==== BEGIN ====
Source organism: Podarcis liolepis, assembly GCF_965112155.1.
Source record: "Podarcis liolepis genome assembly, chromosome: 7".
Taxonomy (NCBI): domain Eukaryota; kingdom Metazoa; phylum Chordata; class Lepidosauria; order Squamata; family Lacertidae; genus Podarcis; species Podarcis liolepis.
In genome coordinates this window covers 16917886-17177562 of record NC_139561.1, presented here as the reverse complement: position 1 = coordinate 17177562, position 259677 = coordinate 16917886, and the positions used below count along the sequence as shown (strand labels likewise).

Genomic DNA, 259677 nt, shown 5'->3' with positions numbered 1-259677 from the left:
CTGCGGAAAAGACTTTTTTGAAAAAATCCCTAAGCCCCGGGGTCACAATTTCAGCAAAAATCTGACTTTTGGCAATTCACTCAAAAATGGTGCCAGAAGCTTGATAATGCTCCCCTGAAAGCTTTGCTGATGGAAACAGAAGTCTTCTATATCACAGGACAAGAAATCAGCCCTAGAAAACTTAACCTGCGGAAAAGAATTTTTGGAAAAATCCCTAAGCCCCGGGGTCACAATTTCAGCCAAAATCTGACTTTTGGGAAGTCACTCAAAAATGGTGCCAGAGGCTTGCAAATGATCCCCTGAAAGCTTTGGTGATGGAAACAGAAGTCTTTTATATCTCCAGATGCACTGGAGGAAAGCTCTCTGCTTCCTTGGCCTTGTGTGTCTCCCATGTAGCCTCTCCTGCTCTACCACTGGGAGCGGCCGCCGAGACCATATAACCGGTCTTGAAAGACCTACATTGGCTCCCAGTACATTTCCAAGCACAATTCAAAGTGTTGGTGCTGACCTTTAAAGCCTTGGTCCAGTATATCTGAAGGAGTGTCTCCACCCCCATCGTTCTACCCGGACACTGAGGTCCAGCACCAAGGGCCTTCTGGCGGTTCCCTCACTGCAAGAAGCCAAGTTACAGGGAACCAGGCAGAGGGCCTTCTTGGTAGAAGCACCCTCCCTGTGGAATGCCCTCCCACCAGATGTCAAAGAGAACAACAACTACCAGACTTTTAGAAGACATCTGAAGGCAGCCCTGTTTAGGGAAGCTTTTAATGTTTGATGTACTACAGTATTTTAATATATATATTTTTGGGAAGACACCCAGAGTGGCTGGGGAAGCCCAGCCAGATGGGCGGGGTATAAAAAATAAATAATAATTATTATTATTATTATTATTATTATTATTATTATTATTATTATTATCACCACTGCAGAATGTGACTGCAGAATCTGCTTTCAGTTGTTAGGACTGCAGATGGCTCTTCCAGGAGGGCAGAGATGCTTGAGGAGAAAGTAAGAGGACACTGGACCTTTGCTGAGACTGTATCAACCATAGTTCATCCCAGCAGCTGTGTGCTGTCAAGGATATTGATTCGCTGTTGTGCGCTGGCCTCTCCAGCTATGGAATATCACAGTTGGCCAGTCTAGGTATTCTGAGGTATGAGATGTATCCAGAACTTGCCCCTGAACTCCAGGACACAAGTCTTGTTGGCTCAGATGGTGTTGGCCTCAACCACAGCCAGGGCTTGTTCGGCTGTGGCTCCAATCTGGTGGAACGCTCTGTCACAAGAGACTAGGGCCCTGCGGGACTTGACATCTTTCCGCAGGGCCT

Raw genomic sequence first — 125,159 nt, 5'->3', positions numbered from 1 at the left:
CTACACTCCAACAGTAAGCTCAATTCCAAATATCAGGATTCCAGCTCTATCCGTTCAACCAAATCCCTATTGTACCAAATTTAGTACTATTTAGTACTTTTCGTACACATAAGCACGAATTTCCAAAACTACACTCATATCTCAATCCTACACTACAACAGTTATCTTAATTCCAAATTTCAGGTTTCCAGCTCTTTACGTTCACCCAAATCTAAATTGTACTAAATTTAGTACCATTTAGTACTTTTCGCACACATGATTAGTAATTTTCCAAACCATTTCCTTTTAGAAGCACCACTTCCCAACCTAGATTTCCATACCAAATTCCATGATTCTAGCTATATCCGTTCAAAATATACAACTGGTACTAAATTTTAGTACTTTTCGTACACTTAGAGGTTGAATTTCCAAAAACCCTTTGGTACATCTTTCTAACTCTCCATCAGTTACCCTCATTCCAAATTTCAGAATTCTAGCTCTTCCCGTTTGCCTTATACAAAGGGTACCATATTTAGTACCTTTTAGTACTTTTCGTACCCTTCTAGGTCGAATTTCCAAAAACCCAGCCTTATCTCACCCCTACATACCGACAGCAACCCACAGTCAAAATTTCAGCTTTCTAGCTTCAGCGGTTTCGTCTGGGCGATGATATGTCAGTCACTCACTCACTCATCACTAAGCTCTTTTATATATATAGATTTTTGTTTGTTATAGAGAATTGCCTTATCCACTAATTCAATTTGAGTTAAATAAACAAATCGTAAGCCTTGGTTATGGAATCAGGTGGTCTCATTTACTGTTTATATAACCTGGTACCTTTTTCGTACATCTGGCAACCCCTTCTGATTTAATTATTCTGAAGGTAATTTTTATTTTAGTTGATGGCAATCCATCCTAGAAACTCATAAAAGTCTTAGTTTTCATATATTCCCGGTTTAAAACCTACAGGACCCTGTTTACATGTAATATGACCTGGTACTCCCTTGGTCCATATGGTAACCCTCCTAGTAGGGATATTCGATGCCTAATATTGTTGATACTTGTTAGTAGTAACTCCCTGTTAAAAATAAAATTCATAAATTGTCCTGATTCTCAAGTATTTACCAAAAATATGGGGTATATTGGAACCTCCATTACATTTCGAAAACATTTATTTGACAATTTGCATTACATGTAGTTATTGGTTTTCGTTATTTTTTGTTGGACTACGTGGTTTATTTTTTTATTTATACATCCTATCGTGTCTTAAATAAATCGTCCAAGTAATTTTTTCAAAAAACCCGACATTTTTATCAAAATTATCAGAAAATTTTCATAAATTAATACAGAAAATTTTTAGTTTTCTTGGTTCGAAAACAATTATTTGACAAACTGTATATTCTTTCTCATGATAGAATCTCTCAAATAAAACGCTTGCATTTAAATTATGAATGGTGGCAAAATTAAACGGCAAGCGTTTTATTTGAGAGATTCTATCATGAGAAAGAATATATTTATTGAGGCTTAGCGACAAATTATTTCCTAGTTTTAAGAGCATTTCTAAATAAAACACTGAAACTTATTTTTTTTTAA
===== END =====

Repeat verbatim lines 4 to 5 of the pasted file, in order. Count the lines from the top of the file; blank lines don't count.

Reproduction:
In genome coordinates this window covers 16917886-17177562 of record NC_139561.1, presented here as the reverse complement: position 1 = coordinate 17177562, position 259677 = coordinate 16917886, and the positions used below count along the sequence as shown (strand labels likewise).

Genomic DNA, 259677 nt, shown 5'->3' with positions numbered 1-259677 from the left: